Blockchain: wherever it’s spoken, wherever it’s discussed, many argue about the economic aspects of cryptocurrency. But what exactly is blockchain technology? During his talk at Codemotion Milan 2018, Paolo Moro explained to us in detail the nature of blockchain and its future implications.
This technology is composed by a growing list of records, called blocks, which are linked using cryptography. Each block contains a cryptographic hash of the previous block, a timestamp, and transaction data (generally represented as a merkle tree root hash). Basically, blockchain is an open and distributed register that can store transactions between two parties in a safe, verifiable and permanent way. Thanks to these features many industries and companies have radically changed their strategies to exploit this technology in the most intelligent ways. Through Blockchain it is, therefore, possible to improve the security live, thanks to data encryption, making the interchange networks more robust, facilitating the verification of the transitions and the identity of the users.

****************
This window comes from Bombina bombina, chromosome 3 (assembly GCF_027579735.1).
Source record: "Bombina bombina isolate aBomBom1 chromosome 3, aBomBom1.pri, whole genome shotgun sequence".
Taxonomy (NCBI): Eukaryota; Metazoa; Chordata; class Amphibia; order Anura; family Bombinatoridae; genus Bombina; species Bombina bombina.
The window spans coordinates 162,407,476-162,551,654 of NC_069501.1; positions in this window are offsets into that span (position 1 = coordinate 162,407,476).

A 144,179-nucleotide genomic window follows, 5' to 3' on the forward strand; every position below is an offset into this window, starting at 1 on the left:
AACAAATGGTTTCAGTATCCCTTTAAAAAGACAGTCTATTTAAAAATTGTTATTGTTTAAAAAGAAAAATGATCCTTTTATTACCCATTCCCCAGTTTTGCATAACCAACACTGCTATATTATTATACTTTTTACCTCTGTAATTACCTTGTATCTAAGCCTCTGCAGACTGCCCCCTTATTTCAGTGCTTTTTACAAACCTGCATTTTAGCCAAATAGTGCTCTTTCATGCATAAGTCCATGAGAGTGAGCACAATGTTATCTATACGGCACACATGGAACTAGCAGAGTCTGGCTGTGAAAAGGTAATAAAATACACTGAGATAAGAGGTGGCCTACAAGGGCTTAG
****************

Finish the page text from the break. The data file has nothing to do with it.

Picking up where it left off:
Blockchain networks use a series of computer algorithms mathematically tested to eliminate security risks derived from human errors. In general, there are two forms of software infrastructures based on Blockchain: public and private. In the first, all participants are responsible for data storage and verification of transitions. In private cases, on the other hand, tests for the verification of transactions belong to a selected group of nodes and, in order to access such networks, a user must be invited to participate by another user or be included in a group chosen since creation of its own reference network.